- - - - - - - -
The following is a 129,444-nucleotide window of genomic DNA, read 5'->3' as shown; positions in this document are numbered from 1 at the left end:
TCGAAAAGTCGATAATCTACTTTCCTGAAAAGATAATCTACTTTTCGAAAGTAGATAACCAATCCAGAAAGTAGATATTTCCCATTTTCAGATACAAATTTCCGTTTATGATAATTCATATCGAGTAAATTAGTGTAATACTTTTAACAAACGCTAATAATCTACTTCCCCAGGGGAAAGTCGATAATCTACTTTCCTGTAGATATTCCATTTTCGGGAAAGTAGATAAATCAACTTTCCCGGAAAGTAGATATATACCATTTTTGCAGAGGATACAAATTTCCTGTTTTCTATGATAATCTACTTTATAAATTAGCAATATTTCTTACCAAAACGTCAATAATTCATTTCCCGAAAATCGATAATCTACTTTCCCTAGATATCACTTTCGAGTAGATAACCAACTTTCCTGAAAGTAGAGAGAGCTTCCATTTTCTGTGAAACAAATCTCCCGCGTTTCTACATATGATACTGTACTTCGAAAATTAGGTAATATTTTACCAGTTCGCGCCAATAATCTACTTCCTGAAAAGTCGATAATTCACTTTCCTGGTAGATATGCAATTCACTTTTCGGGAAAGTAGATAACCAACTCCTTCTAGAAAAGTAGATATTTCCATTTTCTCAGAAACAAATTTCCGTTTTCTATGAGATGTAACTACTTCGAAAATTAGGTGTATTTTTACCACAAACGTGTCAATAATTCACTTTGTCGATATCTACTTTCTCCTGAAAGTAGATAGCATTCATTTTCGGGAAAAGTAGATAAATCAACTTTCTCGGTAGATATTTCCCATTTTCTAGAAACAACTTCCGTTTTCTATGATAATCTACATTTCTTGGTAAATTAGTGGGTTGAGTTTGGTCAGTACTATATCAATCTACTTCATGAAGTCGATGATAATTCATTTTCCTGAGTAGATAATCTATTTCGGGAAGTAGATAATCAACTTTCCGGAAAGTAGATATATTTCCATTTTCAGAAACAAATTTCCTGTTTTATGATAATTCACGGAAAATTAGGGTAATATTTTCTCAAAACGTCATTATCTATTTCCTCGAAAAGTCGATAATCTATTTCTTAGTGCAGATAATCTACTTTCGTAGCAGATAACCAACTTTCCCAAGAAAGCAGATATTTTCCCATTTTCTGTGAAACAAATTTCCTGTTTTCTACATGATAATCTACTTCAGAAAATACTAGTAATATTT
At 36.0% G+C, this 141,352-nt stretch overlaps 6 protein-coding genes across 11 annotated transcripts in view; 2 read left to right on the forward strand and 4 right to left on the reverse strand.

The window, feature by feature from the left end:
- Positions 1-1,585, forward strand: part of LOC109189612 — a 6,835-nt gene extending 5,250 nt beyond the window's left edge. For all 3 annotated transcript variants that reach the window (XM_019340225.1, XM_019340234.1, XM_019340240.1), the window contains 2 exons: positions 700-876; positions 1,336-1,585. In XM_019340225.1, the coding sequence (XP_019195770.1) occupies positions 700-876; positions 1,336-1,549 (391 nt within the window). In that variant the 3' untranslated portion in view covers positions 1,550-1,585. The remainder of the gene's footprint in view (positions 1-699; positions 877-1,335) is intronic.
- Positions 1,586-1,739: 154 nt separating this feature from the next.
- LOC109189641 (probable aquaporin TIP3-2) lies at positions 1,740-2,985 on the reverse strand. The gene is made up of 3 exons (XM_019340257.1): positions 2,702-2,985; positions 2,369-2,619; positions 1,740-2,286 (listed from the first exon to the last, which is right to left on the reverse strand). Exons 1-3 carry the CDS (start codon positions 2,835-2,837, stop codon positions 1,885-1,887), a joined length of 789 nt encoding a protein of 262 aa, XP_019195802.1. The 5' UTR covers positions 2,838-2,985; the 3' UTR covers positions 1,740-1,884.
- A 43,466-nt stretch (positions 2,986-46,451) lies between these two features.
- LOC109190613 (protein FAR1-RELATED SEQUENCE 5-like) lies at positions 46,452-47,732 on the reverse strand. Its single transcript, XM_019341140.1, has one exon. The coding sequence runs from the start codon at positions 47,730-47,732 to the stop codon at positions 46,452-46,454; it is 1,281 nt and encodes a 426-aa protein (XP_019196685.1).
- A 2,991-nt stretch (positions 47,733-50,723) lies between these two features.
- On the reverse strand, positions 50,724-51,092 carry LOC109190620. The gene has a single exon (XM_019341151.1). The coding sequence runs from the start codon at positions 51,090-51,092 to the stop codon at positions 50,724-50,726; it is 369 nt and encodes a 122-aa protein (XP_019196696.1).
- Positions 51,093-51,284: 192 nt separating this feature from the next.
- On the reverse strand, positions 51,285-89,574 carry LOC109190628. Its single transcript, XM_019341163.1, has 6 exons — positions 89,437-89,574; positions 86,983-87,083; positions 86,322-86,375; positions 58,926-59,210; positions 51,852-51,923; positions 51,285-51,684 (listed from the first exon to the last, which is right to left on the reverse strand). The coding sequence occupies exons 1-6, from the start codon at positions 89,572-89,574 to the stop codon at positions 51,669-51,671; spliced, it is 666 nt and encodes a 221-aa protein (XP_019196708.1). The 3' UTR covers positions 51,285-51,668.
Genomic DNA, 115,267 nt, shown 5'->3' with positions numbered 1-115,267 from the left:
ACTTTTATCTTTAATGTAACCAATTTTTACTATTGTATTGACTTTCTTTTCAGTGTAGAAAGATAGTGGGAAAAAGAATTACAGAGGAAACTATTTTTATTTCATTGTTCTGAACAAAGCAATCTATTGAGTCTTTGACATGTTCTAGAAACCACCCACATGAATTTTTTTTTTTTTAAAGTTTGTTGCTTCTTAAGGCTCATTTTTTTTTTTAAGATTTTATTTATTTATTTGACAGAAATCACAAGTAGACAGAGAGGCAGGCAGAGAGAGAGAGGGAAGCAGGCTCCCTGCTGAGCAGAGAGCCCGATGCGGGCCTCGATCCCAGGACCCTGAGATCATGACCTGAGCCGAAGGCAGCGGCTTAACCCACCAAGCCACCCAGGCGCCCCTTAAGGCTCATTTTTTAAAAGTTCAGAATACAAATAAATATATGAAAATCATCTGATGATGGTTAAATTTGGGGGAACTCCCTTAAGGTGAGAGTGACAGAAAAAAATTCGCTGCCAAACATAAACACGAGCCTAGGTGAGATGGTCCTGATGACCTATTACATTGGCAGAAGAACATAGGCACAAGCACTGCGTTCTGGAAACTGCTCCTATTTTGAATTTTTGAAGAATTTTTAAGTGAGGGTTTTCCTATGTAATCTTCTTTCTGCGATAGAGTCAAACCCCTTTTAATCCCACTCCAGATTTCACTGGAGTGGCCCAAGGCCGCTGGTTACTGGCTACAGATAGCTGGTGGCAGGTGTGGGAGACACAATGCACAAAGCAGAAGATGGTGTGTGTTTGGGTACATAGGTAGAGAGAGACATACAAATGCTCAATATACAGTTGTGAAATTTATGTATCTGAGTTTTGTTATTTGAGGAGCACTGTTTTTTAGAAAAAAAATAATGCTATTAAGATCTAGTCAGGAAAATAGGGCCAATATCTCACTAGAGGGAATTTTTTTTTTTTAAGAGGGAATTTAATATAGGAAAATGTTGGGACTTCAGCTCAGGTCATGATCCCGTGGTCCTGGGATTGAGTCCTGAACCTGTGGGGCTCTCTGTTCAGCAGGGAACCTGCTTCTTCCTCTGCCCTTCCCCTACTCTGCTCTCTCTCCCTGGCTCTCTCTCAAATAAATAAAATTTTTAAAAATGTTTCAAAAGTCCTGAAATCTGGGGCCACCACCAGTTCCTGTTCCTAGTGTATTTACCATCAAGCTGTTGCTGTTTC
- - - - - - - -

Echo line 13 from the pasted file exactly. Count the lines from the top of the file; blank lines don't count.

- On the reverse strand, positions 51,285-89,574 carry LOC109190628. Its single transcript, XM_019341163.1, has 6 exons — positions 89,437-89,574; positions 86,983-87,083; positions 86,322-86,375; positions 58,926-59,210; positions 51,852-51,923; positions 51,285-51,684 (listed from the first exon to the last, which is right to left on the reverse strand). The coding sequence occupies exons 1-6, from the start codon at positions 89,572-89,574 to the stop codon at positions 51,669-51,671; spliced, it is 666 nt and encodes a 221-aa protein (XP_019196708.1). The 3' UTR covers positions 51,285-51,668.